Peter Aronson and Ben Good
The Golem piece is described in a small, cryptic entry for an Ultima variant called Bogart's Chess in Pritchard's Encyclopedia of Chess Variants. All the entry says is that the Golem only moves up to two squares, it captures by replacement, and that it must be captured twice to be removed from play. In Golem Chess, the Queens are replaced by Golem pieces, as we interpret them.
The rules of Golem Chess are identical to those of FIDE Chess, except that the Queens are replaced by Golems, and Pawns may promote to Golems in addition to Knights, Bishops, Rooks or Queens.
The Golem moves two squares in any direction, like a restricted Queen.
+---+---+---+---+---+---+---+ | |:::| |:::| |:::| | +---+---+---+---+---+---+---+ |:::| * |:::| * |:::| * |:::| +---+---+---+---+---+---+---+ | |:::| * |:*:| * |:::| | +---+---+---+---+---+---+---+ |:::| * |:*:| G |:*:| * |:::| +---+---+---+---+---+---+---+ | |:::| * |:*:| * |:::| | +---+---+---+---+---+---+---+ |:::| * |:::| * |:::| * |:::| +---+---+---+---+---+---+---+ | |:::| |:::| |:::| | +---+---+---+---+---+---+---+
Restrictions on Golem Capture
There are restrictions on Golem (and Half-Golem) capture, designed to reduce the chance of Golems being exchanged. They are based on the restrictions on capturing Lions in Chu Shogi. The restrictions are:
- A Golem or Half-Golem may not capture an opposing Golem or Half-Golem if the opposing Golem or Half-Golem is two squares away and defended by a piece on its own side.
- If your opponent has on the immediately proceeding turn captured a Golem or Half-Golem of yours, you may not capture a Golem or Half-Golem belonging to your opponent, except with a Golem or Half-Golem of your own, subject to rule 1 above.
- A Golem or Half-Golem may always capture an adjacent Golem or Half-Golem.
- As an exception to rule 1 above, you may capture a defended Golem or Half-Golem two squares away with a Golem or Half-Golem if it is the only legal move you have.
1. d4 Nc6 2. Nf3 d5 3. Nc3 Nf6 4. e3 Bf5 5. Be2 e6 6. O-O Bd6 7. Nf3 Bg4 8. f3 Bh5 9. g4 g5 10. Ng2 Bg6 11. h4 h6 12. h5 Bh7 13. Bd2 Rg8 14. Be1 a6 15. Bf2 b5 16. a3 e5 17. d:e5 B:e5 18. Gd2 Ge7 19. Bd3 B:d3 20. c:d3 Bd6 21. e4 d4 22. Ne2 Ge5 23. b4 Be7 24. Gb2 O-O-O 25. Rc1 Rd6 26. Bg3 G:g3 27. N:g3=H Nd7 28. Kh1 Ne5 29. Ne1 f6 30. Rc2 Hh3+ 31. Kg1 Kb7 32. Rh2 Hg3+ 33. Kh1 Ka7 34. Rg1 Hf4 35. Rf2 Rd8 36. Gc2 Nf7 37. Ng2 Hg3 38. Rf1 Bd6 39. Ne1 Hh3+ 40. Kg1 Bg3 41. Rg2 B:e1 42. R:e1 H:f3 43. Rf1 H:f4 44. R:f4 g:f4 45. K:f2 Ne5 46. a4 N:g4 47. R:g4 R:g4 48. a:b5 a:b5 49. Gb3 Ne5 50. Ga3 N:d3+ 51. Kf3 Rg3+ 52. Ke2 Kb8 53. Ga5 Rg2+ 54. K:d3 Rg3+ 55. Kd2 Rg2+ 56. Kd3 Rg3+ 57. Ke2 d3 58. Kd2 Rg2+ 59. Kc3 Rc2+ 60. Kb3 Rb2+ 61. K:b2 Rg8 62. G:c7+ Ka8 63. Gb7++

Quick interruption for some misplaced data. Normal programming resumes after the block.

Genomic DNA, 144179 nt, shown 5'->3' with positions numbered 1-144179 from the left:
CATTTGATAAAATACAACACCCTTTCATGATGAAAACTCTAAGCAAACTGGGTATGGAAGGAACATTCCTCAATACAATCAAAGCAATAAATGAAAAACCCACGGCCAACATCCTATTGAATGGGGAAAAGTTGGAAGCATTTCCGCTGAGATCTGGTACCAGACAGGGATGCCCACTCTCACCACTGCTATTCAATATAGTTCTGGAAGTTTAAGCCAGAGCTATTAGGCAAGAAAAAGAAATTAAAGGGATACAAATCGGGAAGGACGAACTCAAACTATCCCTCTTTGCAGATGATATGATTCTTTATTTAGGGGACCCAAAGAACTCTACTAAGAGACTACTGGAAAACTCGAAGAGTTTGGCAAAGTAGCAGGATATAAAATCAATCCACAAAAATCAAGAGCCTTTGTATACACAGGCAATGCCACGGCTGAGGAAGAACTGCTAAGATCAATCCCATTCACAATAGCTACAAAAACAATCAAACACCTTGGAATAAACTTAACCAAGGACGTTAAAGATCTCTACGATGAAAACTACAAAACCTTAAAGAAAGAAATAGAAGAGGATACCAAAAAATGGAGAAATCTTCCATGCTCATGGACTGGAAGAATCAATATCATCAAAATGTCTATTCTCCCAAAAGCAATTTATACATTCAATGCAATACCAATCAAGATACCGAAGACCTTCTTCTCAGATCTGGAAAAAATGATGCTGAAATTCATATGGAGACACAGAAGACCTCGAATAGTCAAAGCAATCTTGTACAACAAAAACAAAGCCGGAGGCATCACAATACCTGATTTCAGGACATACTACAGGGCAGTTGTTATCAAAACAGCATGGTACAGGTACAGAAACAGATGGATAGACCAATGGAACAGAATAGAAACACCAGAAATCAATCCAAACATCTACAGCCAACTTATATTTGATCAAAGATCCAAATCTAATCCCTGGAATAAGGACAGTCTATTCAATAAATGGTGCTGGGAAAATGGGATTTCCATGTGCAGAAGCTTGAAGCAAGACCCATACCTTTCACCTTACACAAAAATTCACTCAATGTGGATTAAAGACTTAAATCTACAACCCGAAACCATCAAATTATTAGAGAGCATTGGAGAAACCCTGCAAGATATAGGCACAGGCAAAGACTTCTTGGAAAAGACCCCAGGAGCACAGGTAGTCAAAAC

This Chess variant actually came out of a discussion of Ultima variants between the authors. Peter Aronson had described all of the variant Ultima pieces he had found in Encyclopedia of Chess Variants, Ben Good commented that only the Golem seemed particularly interesting, and they discussed just what "captured twice" meant. Once they had the above rules, Ben commented the resulting piece could be used with FIDE Chess, although it might be rather dominating. This in turn led Peter to create Golem Chess to try it out, and Ben then proposed the adding the capture limitation rules from Chu Shogi.
According to Jewish legends, a Golem is a man made of clay, animated by mystical forces. The word golem comes from the Hebrew word gelem, meaning raw or unformed material.
Other Golem Pieces
All sorts of other Golem pieces are possible and interesting, of course. Harder to capture Golems, for example, such as triple or quadruple Golems that have to be captured three or four times, are possible (although this idea if extended far enough eventually turns into Ralph Betza's Hitpoint Chess 1). Differently moving Golems are also possible, of course. A R2 Golem might be more restrained than the Q2 used in this game, or a Knight-moving Golem would be a weakened version of an Iron Knight. A full Queen-moving Golem would almost certainly be too strong, since a King may not capture it, and it can not be defended against except by another Golem.
Golem Chess can be played with a normal Western Chess set, using rubber bands or checkers to distinguish Golems from Half-Golems from Queens (if present due to promotion).
An implementation of Golem Chess has been written for Zillions of Games. You can download it here:
Written by Peter Aronson.
WWW page created: March 12th, 2002.
WWW page revised: March 15th, 2002.